The "Notorious" Sterling Hotel

The Sterling Hotel, originally the Hotel Johnson, once stood on the southeast corner of 13th and E Streets, NW, a corner that now fronts on Freedom Plaza and is just north of Pennsylvania Avenue. This was never one of Washington's great hostelry's, but it was listed as one of the 30 "principal hotels" of Washington in Rand McNally's Pictorial Guide to the City of Washington from 1913. It must have hosted many a colorful character in its day. After the hotel was torn down in late 1932, an anonymous columnist in The Washington Post who went by the pen name of "The Stroller" remarked that "All that's left of the notorious old Sterling Hotel, at Thirteenth and Pennsylvania, is the doorway..." Notorious? -No further explanation is provided.

There's no question that the larger neighborhood had been notorious indeed in the19th century. The stretch of Pennsylvania Avenue/E Street between 13th and 14th Streets in civil war days was known as Rum Row for its many saloons and gambling houses. Apparently the cops generally turned a blind eye to all the illicit activity that went on around here, at least until they decided to crack down during the Grant administration. This was where George Parker made $4,000 a week running faro games in the rooms above Kidwell's drug store, later to become Bassin's Restaurant. The drinking, of course, was as prolific as the gambling. Shoomaker's (known as "Shoo's"), a prominent saloon along this stretch, was famous as the place where the gin rickey was said to be have been invented to quench the thirst of Col. Joseph Rickey on a hot day in the 1880's.

The site of the Sterling Hotel as it appears today.

According to George Rothwell Brown in his 1930 Washington: A Not Too Serious History, a Boston prize fighter named Charlie Godfrey came to Washington and opened a saloon and gambling house on the future site of the Sterling Hotel at about the time of the civil war. His joint soon became "one of the most eagerly patronized of faro banks"—not that there weren't plenty of competitors. According to Brown, Godfrey's gambling house flourished there until some time in the 1870s, when the building was "remodeled" as a hotel.

Postcard view of the Hotel Sterling (Collection of Sally Berk).
Until the 1890s, many people considered it bad luck to completely tear down an old building and replace it. Much better to connect existing buildings, add floors, redo the facade, etc. Thus almost all of the old Washington hotels—including Brown's, the NationalEbbitt House, and the old Willard—were built up by combining and expanding existing structures. The Sterling was no exception. It began as the Hotel Johnson, founded and operated by Esau L. Johnson. It must have begun small, maybe as little more than a boardinghouse above a restaurant. Johnson expanded it in 1894 by leasing an adjacent newly-built hotel building (the "Adalinda") and again in 1901 by the purchase of other adjoining lots.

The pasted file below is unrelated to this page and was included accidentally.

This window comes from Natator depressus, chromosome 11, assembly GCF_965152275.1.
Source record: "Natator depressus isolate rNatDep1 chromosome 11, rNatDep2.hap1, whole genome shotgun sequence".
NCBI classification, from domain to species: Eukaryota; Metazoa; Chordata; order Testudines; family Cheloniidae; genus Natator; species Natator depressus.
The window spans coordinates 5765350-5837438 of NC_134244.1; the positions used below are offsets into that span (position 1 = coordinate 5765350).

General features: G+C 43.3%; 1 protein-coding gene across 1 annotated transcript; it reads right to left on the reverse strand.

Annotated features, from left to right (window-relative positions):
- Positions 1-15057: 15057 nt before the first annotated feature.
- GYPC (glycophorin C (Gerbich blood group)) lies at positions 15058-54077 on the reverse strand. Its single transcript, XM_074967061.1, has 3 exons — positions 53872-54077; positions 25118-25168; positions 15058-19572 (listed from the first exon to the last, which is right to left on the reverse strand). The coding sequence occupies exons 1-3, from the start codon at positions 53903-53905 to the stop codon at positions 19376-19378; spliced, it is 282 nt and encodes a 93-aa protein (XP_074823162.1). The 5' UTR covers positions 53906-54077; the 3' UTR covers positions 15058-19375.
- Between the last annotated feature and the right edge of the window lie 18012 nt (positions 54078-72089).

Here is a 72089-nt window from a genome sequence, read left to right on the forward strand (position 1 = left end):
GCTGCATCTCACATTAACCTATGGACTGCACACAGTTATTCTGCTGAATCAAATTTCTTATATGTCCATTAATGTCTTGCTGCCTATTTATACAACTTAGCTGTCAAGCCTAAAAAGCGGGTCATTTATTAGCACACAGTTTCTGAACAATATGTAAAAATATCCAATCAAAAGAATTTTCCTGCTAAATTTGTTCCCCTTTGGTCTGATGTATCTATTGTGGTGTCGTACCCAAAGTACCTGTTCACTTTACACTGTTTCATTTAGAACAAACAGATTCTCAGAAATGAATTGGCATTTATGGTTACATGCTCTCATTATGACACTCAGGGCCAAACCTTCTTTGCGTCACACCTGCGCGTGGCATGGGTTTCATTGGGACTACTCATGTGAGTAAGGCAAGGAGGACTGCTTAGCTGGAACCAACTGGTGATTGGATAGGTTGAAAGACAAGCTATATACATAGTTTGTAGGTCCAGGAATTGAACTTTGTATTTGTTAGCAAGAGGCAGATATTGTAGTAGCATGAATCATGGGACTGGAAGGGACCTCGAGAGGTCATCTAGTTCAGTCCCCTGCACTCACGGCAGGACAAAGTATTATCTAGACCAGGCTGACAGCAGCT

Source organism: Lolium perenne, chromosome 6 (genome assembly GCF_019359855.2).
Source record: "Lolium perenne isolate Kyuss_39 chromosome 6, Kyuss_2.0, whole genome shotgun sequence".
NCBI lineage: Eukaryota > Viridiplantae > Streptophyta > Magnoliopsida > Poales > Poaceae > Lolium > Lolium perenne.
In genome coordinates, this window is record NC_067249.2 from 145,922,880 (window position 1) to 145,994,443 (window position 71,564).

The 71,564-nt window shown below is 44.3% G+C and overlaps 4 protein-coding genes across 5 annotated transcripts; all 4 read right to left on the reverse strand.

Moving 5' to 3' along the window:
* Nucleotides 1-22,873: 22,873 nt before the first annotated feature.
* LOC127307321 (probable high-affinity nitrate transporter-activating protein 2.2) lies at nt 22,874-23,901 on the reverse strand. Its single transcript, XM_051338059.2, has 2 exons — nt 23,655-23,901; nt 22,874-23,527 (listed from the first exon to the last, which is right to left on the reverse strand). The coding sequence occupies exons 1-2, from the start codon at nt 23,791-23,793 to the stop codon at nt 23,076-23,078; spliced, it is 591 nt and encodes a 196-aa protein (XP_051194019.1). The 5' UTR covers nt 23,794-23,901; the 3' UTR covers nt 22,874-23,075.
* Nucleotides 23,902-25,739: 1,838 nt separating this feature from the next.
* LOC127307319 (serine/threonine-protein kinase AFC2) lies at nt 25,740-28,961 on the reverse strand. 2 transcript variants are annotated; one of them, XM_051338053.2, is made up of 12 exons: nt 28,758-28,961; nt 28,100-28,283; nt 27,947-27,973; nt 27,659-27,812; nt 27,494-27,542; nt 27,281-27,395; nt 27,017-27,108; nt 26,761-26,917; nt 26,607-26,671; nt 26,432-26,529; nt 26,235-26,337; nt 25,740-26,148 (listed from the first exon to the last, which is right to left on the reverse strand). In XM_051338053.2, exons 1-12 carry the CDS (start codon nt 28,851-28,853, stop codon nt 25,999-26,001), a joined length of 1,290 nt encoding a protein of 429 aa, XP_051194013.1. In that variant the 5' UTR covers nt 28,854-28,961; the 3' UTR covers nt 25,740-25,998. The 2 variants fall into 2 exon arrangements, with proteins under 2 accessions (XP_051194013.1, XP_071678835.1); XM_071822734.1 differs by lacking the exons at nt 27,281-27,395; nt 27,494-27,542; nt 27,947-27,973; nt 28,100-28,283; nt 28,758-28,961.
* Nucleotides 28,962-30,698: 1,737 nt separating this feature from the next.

The newspapers occasionally reported unusual incidents at the Johnson: a cop, Robert Venneman, came in from his beat early one morning in 1894 and died suddenly from a heart attack while sitting in the hotel office...a young maid, May Hill, was caught stealing a silver whiskey flask from a guest's room in 1900 by "Detectives Brown and Lacy," who promptly hustled her off to the House of Detention...a fire flared up in the hotel's awnings in 1902 after someone tossed a cigar stub from an upper-floor window; it was quickly extinguished by the vigilant actions of the No. 1 Chemical Company...

Source: Library of Congress
In 1912, Johnson sold his five-story hotel to Charles Jacobsen for a reported $200,000. Jacobsen immediately began extensive renovations under the supervision of manager J.W. Gibson, who had been recruited from the Shoreham. Improvements included broadening stairways and halls, adding an electric elevator, and establishing a large new lobby right at the corner of 13th and E. The dining room was refinished in red with indirect lighting, and a balcony was installed for an orchestra, "which will furnish music at the hours for serving lunch, dinner, and supper," according to the Post. Also on the first floor was a "grill, the walls of which are covered with paintings of game and the chase" and on the second floor a parlor with a commanding view of Pennsylvania Avenue. At this point the hotel had 75 guest rooms, all newly papered, painted, and furnished, with private baths in 35 of them and "shower baths" in six. Each room had hot and cold water, electricity, and long-distance telephone service.